Learning technology vendors, this post is for you.
Extended enterprise learning technology is booming among global commercial training organizations, associations, and learning content providers, as well as companies that place a priority on educating their channel, developers, customers and others outside of their employee base. From driving sales enablement and improving business performance among sales partners, to building brand loyalty and decreasing support calls among new customers, extended enterprise learning delivers measurable business impact for companies of all sizes in every industry. This means you’re likely leaving lucrative extended enterprise LMS opportunities on the table.
It is much easier to sell learning technology that supports non-employees because you can compare training results with business performance and show a defensible return on investment. I’ve seen internal HR groups try to buy an LMS for a decade to no avail. On the other hand, I’ve seen extended enterprise learning projects move from RFP to launch in only 120 days. I’ve always preferred the latter.
So why have so many LMS vendors forgotten the power of extended enterprise learning, and instead chosen to keep pushing the integrated talent management LMS rock up the hill? Please wake up. Why would you want your business to behave like Sisyphus — continually pushing the proverbial rock up a never-ending hill?
Here is my first free tip: Analyze your existing accounts. Find the owners of channel or customer education and start talking with them about their unique needs, and the aspects of your learning system that map with extended enterprise requirements. You’ll soon discover how many huge sales opportunities you’ve been missing!
You may be surprised to discover that you actually have a viable extended enterprise solution. You just don’t market it, because you are so devoted to proving its value as an integrated talent suite. While chasing this elusive HR business case, you’ve forgotten the easier, lower hanging fruit of extended enterprise. I know most of you vendors are focused on HR, where elearning is no more important than time tracking and attendance software, so let me help with some additional insights that will help you make money and quota.
Prior to the LMS and performance management acquisitions of recent years, large and small LMS providers had a clear focus on extended enterprise business opportunities. It wasn’t an either/or type of thing. You could use either route to establish your learning technology at a corporate account, and try to grow the LMS and LCMS solution to support both internal and external elearning.
Why should extended enterprise LMS opportunities be a primary sales focus for vendors?
- Many Users: The size of the extended enterprise learning audience (and licensing potential) lend themselves to opportunities that are multiple times larger than employee deployments. More users = more license revenue. Even large HR-oriented LMS vendors have to admit that selling 100,000 annual licenses to an external LMS audience is better than selling 10,000 internal employees a multi-product talent management suite LMS sale.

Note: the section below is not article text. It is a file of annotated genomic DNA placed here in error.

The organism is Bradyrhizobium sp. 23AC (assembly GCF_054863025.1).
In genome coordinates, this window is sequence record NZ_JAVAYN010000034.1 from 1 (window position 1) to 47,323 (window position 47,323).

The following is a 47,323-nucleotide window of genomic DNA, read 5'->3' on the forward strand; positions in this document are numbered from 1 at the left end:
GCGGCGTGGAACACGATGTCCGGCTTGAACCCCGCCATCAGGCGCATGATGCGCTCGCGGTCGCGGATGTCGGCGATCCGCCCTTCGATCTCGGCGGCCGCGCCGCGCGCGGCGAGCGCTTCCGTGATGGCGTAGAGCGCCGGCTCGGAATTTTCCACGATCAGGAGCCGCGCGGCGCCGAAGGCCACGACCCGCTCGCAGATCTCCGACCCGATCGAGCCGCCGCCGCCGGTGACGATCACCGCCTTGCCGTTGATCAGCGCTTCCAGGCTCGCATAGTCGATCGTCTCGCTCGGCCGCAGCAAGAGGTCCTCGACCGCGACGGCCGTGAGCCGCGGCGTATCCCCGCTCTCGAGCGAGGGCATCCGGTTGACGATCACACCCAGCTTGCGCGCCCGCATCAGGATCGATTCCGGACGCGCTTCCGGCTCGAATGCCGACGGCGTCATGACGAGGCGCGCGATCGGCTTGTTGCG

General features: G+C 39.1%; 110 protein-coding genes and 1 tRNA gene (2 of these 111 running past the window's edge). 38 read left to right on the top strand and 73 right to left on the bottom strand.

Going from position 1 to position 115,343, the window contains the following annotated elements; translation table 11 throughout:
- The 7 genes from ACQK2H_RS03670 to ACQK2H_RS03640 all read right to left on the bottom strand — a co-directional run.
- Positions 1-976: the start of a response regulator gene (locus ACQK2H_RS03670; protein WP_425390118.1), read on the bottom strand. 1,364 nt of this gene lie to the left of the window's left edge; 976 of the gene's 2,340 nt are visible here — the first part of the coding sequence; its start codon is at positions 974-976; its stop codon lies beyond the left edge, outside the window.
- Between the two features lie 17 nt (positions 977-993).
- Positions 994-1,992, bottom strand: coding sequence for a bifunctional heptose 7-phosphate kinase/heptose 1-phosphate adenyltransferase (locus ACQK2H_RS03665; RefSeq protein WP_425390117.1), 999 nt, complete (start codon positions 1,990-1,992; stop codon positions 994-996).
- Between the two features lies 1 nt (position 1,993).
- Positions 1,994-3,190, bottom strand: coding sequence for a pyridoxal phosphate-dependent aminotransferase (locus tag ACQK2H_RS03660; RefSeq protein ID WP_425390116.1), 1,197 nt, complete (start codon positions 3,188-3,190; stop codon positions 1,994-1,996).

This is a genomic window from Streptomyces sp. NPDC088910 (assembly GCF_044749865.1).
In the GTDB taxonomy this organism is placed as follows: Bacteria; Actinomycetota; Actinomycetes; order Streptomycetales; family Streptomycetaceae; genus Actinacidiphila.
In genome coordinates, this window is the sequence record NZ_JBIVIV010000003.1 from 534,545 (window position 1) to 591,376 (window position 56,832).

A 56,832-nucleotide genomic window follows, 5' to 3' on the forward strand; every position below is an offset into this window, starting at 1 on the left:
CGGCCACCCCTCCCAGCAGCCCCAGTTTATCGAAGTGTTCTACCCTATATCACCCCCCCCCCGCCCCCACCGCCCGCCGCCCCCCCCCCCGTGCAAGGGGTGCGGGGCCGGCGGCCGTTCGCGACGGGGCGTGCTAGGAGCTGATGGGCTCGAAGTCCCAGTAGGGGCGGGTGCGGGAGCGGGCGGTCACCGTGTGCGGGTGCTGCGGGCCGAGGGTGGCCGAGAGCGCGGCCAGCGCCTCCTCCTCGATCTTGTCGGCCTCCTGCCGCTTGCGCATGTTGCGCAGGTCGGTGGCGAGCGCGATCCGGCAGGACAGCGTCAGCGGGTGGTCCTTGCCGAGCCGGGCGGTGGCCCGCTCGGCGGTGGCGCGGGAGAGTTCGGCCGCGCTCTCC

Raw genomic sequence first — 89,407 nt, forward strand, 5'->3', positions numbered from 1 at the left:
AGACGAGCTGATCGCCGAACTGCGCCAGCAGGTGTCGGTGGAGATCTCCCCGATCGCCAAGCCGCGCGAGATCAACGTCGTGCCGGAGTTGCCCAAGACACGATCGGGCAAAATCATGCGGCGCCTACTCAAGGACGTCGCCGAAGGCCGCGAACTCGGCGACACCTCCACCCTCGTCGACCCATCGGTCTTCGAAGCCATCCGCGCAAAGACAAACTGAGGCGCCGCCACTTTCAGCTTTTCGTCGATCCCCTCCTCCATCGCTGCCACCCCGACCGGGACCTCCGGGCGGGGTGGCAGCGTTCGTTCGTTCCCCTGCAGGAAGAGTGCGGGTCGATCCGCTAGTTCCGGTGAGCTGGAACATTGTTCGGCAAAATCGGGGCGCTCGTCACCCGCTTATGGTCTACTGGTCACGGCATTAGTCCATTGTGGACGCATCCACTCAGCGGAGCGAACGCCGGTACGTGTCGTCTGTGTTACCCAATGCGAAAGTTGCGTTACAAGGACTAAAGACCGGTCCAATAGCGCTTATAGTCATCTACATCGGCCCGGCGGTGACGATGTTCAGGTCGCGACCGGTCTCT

- Tied to Business Objectives: Organizations don’t implement extended enterprise learning technology unless they want to achieve clear, specific business goals. It’s easy to measure LMS implementations that reach more of your audience, train and certify them quicker, deliver consistent content and expand your business into new markets — especially when leveraging customer and business data available through CRM and ERP integrations. Since these solutions typically focus on increasing revenue, driving customer acquisition/retention and partner business performance, they are also typically well-funded, compared to many underfunded employee learning initiatives.
- Single System: RFPs can often be avoided if a vendor is already the LMS provider, either in an internal or external learning technology capacity. Organizations can achieve economy of scale and find better price points attractive.
- Growth Potential: Unlike most employee LMS initiatives, extended enterprise projects are almost always growing (or at least trying to grow. Organizations can never have 100% of potential users voluntarily visiting the LMS, accessing content and paying for it. But there is always a realistic potential to expand incremental licensing and services income as the solution is more fully deployed across business functions.
Don’t keep pushing the internal employee rock up hills folks. Open green pastures await your focus. If you want to get a little smarter on this topic, check out our free Extended Enterprise 101 series of blog posts.
Thanks for reading!
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There is tremendous diversity among the nearly 700 learning management systems available today. And when customer education is a top priority, it pays for organizations to choose an LMS designed specifically for that purpose.
What exactly are the business benefits of choosing a specialized learning management system (rather than an employee-oriented LMS) to support customer learning initiatives?
Join John Leh, Talented Learning lead analyst and CEO, and Terry Lydon, VP of Training Operations Projects at Litmos, as they explain the value of choosing an externally focused LMS. Specifically, they discuss: You’ll learn:
- How to quantify the benefits of customer learning
- Which factors set a customer LMS apart from employee-focused platforms
- What case studies reveal about the value of customer learning technology
- How to find the best LMS for your customers’ needs, and
- 5 areas of innovation unique to customer LMS solutions